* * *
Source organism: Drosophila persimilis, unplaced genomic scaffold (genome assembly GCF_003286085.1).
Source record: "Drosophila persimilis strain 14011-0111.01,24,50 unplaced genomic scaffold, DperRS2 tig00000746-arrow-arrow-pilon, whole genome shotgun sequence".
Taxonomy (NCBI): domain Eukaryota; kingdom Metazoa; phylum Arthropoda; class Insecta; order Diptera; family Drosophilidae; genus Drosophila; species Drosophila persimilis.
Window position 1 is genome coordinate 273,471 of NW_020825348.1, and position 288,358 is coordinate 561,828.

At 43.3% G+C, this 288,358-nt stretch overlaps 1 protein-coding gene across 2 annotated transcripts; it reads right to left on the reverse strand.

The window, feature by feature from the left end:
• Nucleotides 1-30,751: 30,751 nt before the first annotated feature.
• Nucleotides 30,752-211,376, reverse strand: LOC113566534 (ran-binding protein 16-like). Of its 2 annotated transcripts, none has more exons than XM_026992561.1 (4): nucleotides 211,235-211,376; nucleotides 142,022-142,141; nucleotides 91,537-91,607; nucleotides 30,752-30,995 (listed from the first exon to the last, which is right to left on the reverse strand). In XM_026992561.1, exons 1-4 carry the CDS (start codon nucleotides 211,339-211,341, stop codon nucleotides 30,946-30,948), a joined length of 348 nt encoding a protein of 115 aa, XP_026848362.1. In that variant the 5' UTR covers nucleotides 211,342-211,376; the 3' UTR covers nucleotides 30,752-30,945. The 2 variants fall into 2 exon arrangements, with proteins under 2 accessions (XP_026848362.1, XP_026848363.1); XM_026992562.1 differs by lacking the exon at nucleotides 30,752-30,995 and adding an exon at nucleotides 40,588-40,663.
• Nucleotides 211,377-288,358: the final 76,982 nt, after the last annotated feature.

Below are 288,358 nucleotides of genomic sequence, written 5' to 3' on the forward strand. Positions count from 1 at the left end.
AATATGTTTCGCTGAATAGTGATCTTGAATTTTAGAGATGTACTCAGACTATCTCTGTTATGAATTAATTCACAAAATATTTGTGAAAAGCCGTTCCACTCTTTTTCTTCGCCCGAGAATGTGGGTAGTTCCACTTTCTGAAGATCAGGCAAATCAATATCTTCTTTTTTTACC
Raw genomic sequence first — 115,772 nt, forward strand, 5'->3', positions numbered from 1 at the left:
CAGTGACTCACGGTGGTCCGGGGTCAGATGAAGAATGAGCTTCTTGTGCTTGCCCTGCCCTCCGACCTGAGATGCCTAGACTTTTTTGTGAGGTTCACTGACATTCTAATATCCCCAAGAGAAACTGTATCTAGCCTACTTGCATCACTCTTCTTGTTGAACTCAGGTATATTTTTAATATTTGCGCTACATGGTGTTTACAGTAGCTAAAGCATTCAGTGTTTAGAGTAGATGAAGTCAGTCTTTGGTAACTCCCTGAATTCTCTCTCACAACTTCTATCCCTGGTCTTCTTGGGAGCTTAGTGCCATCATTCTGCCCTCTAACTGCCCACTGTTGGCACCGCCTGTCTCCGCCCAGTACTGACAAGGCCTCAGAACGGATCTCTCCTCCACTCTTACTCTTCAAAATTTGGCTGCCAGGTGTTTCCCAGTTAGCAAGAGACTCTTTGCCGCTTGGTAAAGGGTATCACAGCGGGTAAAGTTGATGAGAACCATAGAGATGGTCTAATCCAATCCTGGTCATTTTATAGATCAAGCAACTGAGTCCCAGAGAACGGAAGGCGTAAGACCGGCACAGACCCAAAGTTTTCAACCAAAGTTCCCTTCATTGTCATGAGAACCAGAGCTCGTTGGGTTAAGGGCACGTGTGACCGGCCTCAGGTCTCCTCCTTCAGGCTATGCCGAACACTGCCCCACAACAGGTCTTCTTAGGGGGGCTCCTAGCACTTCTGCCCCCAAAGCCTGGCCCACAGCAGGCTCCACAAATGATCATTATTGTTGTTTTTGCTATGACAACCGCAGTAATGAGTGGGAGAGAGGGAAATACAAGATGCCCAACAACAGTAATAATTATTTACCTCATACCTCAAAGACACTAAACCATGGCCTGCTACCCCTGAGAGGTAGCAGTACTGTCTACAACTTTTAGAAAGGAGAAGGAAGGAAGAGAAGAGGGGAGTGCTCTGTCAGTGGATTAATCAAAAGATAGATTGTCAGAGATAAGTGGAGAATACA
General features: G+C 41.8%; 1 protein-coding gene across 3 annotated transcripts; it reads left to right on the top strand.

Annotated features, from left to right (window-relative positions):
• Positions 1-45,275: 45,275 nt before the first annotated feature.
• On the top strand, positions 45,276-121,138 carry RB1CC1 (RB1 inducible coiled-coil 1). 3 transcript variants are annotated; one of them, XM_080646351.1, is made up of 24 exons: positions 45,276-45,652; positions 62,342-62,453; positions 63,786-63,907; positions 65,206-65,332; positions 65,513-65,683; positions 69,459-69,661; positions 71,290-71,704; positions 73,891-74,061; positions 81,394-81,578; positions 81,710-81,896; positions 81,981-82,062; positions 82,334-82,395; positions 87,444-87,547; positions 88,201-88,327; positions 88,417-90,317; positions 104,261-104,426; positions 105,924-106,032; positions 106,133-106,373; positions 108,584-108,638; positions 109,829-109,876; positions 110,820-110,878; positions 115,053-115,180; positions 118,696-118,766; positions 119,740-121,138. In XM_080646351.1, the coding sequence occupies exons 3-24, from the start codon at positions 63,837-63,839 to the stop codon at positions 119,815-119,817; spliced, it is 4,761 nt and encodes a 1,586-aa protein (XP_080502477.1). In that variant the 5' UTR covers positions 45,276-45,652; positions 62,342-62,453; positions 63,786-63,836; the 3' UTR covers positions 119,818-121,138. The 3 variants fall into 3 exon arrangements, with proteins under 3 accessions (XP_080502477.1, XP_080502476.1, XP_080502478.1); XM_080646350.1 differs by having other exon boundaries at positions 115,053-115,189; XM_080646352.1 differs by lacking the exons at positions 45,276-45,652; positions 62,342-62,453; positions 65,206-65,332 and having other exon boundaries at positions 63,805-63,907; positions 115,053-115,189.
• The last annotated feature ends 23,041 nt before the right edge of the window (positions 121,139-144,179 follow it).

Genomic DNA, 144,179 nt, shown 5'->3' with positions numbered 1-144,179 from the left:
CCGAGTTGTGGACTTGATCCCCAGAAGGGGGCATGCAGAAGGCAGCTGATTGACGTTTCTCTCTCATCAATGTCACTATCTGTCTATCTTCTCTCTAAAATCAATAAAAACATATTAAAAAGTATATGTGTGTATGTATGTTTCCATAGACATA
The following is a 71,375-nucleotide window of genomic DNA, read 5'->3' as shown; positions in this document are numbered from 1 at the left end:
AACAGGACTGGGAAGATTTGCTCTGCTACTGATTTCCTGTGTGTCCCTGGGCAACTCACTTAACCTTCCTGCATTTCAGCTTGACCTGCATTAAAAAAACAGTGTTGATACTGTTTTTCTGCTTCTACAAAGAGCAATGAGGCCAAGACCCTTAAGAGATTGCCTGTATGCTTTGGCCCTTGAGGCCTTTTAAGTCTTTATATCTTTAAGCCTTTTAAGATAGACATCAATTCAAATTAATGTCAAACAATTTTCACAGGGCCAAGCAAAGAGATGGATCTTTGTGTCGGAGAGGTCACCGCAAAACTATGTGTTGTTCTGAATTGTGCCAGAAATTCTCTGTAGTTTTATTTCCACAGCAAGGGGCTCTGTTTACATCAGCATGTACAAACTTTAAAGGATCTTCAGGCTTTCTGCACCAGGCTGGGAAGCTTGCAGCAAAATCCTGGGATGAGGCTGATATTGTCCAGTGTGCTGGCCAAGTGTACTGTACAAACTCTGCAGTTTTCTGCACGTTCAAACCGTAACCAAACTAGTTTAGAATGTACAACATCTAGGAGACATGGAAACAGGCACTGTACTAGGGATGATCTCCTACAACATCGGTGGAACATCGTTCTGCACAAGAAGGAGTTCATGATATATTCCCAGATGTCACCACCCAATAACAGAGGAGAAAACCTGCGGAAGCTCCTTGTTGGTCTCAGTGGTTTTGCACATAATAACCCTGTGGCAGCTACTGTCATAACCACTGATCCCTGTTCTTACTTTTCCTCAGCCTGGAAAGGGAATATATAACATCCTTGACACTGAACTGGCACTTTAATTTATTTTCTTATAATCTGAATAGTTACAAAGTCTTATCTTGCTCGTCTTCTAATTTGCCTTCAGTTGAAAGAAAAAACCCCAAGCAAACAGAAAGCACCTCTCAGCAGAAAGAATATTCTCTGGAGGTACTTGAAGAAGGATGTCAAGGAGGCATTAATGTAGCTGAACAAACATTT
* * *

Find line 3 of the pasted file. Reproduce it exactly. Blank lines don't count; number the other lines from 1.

Taxonomy (NCBI): domain Eukaryota; kingdom Metazoa; phylum Arthropoda; class Insecta; order Diptera; family Drosophilidae; genus Drosophila; species Drosophila persimilis.